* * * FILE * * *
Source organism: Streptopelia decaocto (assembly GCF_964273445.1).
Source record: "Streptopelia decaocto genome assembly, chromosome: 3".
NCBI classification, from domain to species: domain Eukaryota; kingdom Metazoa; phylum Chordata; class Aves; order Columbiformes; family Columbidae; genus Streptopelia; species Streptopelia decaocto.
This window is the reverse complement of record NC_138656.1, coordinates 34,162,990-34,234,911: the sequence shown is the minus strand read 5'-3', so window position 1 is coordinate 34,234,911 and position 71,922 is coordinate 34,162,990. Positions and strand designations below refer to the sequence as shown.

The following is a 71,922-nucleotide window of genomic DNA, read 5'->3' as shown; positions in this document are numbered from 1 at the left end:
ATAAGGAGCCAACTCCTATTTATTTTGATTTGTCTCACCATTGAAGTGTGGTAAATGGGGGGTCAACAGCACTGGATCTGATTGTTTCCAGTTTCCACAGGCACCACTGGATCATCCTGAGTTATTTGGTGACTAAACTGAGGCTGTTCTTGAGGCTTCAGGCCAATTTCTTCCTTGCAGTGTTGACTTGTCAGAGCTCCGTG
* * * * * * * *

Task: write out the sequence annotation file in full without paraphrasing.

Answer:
Source organism: Streptopelia decaocto (assembly GCF_964273445.1).
Source record: "Streptopelia decaocto genome assembly, chromosome: 3".
NCBI classification, from domain to species: domain Eukaryota; kingdom Metazoa; phylum Chordata; class Aves; order Columbiformes; family Columbidae; genus Streptopelia; species Streptopelia decaocto.
This window is the reverse complement of record NC_138656.1, coordinates 34,162,990-34,234,911: the sequence shown is the minus strand read 5'-3', so window position 1 is coordinate 34,234,911 and position 71,922 is coordinate 34,162,990. Positions and strand designations below refer to the sequence as shown.

The following is a 71,922-nucleotide window of genomic DNA, read 5'->3' as shown; positions in this document are numbered from 1 at the left end:
ATAAGGAGCCAACTCCTATTTATTTTGATTTGTCTCACCATTGAAGTGTGGTAAATGGGGGGTCAACAGCACTGGATCTGATTGTTTCCAGTTTCCACAGGCACCACTGGATCATCCTGAGTTATTTGGTGACTAAACTGAGGCTGTTCTTGAGGCTTCAGGCCAATTTCTTCCTTGCAGTGTTGACTTGTCAGAGCTCCGTG